4.17 Technologies and explicit knowledge continued
4.17.1 Software agents
A software agent is a program that displays a certain minimum level of autonomy – it acts as a surrogate for a human user. An agent does something for the user automatically, when given instructions. The more sophisticated the agent is, the fewer instructions it needs, and the more capable it is of making decisions on its own – the more ‘agent-like’ it is. An agent can be run on a client (the user's machine) or on a server (for example, a web server). It can also be anchored (stationary on a machine) or mobile (moving itself from one machine to another), depending on the underlying technology.
Software agents can be defined as: ‘a software entity which functions continuously and autonomously in a particular environment, often inhabited by other agents and processes’ (Shoham, 1997, p. 7). Agents are sometimes, perhaps contentiously, called ‘intelligent agents’. This reflects capabilities such as:
learning algorithms, enabling agents to adapt themselves to user routines and preferences
planning algorithms, enabling agents to construct a sequence of steps to accomplish a goal
negotiating protocols, which make it possible for agents to reach agreements on sharing resources, for instance on buying and selling.
The following quotation explores the characteristics we might expect from an intelligent agent:
The requirement for continuity and autonomy derives from our desire that an agent be able to carry out activities in a flexible and intelligent manner that is responsive to changes in the environment without requiring constant human guidance or intervention. Ideally, an agent that functions continuously in an environment over a long period of time would be able to learn from its experience. In addition, we expect an agent that inhabits an environment with other agents and processes to be able to communicate and cooperate with them, and perhaps move from place to place in doing so.
Agent research is a rapidly growing field, spawning many new software companies, and agents are finding extensive application in the Web as aids to finding material of interest in the ocean of information. In a knowledge management context, agents are proving themselves in different ways, some of which are summarised below.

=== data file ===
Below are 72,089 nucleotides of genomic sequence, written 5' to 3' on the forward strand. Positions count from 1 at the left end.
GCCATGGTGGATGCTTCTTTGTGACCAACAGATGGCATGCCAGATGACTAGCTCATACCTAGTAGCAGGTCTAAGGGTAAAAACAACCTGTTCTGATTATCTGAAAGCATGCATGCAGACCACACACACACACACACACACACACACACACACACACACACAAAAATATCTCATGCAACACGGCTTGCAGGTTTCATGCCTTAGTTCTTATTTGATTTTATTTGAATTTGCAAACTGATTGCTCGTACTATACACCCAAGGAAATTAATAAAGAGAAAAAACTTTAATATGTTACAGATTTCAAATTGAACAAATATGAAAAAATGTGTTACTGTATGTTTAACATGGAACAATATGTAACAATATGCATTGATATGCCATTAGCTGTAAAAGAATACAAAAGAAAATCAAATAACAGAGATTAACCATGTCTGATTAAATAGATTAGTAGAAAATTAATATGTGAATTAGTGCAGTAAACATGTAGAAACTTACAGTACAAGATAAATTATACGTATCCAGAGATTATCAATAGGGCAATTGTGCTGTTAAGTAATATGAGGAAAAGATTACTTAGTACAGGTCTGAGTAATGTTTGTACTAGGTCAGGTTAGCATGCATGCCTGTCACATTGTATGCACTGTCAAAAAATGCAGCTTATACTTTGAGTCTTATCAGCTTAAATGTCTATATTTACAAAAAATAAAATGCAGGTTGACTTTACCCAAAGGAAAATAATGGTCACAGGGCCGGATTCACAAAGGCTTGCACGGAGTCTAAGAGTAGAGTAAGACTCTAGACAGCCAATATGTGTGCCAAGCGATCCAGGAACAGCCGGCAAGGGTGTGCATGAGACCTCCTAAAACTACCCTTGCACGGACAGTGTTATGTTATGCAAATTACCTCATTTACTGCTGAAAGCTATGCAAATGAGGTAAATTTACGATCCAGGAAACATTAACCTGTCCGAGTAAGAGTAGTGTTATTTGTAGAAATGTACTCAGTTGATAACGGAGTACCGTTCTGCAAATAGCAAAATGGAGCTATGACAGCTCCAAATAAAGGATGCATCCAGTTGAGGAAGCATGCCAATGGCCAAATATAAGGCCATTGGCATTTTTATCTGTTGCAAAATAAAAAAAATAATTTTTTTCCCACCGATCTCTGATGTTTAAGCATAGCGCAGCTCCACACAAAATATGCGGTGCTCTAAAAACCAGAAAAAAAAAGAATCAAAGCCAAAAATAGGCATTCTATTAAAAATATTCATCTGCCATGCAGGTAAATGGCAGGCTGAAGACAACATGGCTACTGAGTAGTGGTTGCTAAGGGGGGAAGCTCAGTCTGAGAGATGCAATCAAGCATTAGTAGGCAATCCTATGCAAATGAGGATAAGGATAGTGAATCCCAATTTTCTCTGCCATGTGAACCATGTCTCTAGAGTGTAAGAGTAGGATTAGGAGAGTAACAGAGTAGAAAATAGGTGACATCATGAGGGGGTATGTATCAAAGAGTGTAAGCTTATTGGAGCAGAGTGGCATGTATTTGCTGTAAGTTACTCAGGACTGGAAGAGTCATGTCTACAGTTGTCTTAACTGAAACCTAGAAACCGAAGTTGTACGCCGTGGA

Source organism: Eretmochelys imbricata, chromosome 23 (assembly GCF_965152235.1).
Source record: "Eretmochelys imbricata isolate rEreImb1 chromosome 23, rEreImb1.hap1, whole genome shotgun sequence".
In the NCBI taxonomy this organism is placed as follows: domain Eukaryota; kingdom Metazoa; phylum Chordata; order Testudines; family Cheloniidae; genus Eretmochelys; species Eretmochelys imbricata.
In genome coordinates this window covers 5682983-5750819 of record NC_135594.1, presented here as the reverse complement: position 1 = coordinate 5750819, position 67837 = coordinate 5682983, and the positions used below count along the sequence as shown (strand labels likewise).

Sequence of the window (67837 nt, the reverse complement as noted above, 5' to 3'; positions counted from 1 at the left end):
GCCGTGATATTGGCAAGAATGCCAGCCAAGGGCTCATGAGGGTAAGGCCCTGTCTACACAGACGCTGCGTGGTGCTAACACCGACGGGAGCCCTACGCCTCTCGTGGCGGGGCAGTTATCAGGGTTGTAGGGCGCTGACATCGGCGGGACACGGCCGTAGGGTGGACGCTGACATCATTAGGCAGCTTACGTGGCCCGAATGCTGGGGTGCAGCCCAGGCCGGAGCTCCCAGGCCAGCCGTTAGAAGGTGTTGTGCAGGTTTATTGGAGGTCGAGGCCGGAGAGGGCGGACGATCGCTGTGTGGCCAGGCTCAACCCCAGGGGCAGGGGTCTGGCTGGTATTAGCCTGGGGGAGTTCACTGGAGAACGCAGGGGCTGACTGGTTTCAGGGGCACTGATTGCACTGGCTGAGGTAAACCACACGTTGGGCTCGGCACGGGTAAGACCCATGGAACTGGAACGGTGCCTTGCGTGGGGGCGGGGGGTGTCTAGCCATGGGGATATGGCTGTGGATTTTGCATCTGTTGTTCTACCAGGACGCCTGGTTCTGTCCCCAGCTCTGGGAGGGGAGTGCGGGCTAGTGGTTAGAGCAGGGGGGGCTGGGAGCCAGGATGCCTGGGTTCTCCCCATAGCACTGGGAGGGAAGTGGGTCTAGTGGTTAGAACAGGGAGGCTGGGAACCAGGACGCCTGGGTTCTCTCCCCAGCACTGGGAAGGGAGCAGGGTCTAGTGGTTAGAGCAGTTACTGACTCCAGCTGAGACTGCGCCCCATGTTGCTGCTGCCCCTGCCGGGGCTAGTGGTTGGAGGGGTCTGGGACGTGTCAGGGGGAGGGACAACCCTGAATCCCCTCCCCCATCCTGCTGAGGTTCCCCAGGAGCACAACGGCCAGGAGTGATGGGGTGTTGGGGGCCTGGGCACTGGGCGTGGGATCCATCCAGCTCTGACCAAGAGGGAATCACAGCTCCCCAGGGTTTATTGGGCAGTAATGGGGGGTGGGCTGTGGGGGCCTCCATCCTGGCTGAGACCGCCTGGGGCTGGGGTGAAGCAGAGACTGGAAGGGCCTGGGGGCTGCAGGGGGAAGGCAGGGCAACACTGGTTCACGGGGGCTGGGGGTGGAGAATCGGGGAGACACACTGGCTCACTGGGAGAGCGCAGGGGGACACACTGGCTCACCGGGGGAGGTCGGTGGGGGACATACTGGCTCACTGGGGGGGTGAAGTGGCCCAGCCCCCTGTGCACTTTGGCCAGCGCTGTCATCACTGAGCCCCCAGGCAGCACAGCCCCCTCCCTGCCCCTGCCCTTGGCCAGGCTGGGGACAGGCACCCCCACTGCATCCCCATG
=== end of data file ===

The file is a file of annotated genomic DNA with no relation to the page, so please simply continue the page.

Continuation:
Seeking out information which the agent thinks will be of interest: for example, InfoFinder learns a user's interests by analysing sets of messages and other online documents that the user classifies (Krulwich and Burkey, 1997). Another example is the Remembrance Agent (Rhodes and Starner, 1996), which displays a list of documents that might be relevant to the user's current context. Recreational agent systems are available to help internet users find friends and music which the agent thinks they will like, but the underlying technologies are applicable for knowledge management problems such as locating experts (for example, MIT Media Lab, agents.).
Acting as a ‘virtual participant’ in a discussion: for example, the Virtual Participant agent (Masterton, 1997) which ‘listens in’ on FirstClass electronic conferences, builds summaries of them and tries to retrieve relevant past discussions in response to questions.
Managing the low-level communication and formatting of data from multiple databases when a user issues a search: for example, a network of online information resources which may vary widely in format and organisation. The end-user only cares about finding relevant material. A set of cooperating agents can be used to handle the complexity of the underlying infrastructure, requiring only one user interface, as if querying a single, static database whose terms and relations reflect the user's perspective of the knowledge domain.
Very basic agents are already being embedded in products – for example, the Wizards in Microsoft's Office suite – to provide contextualised help and hints. Possible future developments in the field include easier ways for the user to program and fine-tune their instructions, agents with deeper knowledge of specific areas and agents that can cooperate in more sophisticated ways.
Ontology-based software agents
Ontology-based software agents use ontologies to provide a lingua franca for agents to communicate within a given field. The analogy here recalls our earlier discussions about the importance of shared background knowledge in interpretation – without some common level of familiarity with a field, it is very hard to discuss it. Similarly, if computers need to query or share their knowledge, they need some common terminology. This is precisely the purpose of an ontology, providing a basis for defining concepts and their relationships. Returning to our email example, another computer in the organisation that wishes to find staff trained in Course X will be able to find Sue if its ontology shares these concepts.
Software agents are being acclaimed in some quarters as providing the basis for electronic commerce over the internet (for example, Ontology.Org, www.ontology.org). If agents shared sufficient ontological knowledge, it is possible to imagine them being commissioned to locate and negotiate with other agents.
We now consider techniques which seek to identify patterns in databases without requiring the prior structuring of categories that ontologies assume.